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Acute cerebral infarction in non-diabetes patients: clinical pattern, stroke subtypes, and predictors of in-hospital mortality

Purpose: Cerebral infarction is the most common type of ischemic stroke that is associated with early mortality and decrease functional capacity. Current study aims to compare prognostic characteristics and outcomes of acute cerebral infarction in diabetic and non-diabetic patients.

Methods: A total of 1283 with confirmed diagnosis of cerebral infarction were enrolled in the current study. The patients were followed-up up to 10 y to ascertain the clinical pattern, stroke subtypes and predictors of in-hospital mortality.

Results: The mean age of participants was 66.9 ± 5.3 y and majority 695 (54.1%) were male. Diabetes was diagnosed in one third of study population i.e. 403 (31.4%). Compared to diabetic patients, nondiabetic patients mostly presented with cardioembolic infarcts (28% vs. 17%) and infarcts of unknown cause (16.5% vs. 5.4%) while atherothrombotic (43% vs. 26%) and lacunar infarcts (36% vs. 22%) were more common among diabetics. A total of 210 (16%) cases of in hospital mortality were observed. There was no significant difference in mortality rates of both diabetic and non-diabetics (17.6% vs. 13.6%). Cardioembolic strokes, strokes of unknown cause and unusual etiology and Rankin score<3 were independently associated while age was inversely associated with cerebral infarction in non-diabetic patients. The predictors of mortality included female gender, atrial fibrillation, decreased consciousness, respiratory and cardiac complications.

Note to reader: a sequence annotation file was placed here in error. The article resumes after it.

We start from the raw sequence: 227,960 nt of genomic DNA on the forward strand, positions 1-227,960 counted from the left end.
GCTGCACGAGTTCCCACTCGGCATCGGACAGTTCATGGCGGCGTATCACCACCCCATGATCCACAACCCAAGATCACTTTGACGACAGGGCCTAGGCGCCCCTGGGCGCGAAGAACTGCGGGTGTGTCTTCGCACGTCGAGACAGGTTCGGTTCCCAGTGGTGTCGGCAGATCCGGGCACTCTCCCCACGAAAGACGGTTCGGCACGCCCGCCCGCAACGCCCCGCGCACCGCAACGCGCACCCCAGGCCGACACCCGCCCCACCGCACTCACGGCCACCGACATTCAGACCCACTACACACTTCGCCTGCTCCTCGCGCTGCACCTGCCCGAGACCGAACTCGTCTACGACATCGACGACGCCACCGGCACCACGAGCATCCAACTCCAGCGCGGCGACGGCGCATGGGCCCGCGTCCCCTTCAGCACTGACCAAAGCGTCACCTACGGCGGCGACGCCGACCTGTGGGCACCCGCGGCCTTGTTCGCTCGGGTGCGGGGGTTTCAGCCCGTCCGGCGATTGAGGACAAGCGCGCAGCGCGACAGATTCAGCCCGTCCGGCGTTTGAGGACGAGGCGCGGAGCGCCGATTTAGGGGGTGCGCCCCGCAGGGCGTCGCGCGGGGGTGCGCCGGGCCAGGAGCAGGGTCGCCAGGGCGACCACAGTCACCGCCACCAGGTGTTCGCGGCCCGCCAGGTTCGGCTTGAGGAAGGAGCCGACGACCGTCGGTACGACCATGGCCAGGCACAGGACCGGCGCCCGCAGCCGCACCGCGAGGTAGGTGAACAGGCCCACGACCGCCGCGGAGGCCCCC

Conclusion: Compared to diabetic patients, non-diabetic patients with cerebral infarction present with different disease pattern and prognosis. Clinical factors that indicate severity of stroke and predict early mortality might help physicians to assess prognosis of patients more effectively and provide adequate treatment.

Author(s): Junwu Zhang, Peiyu Li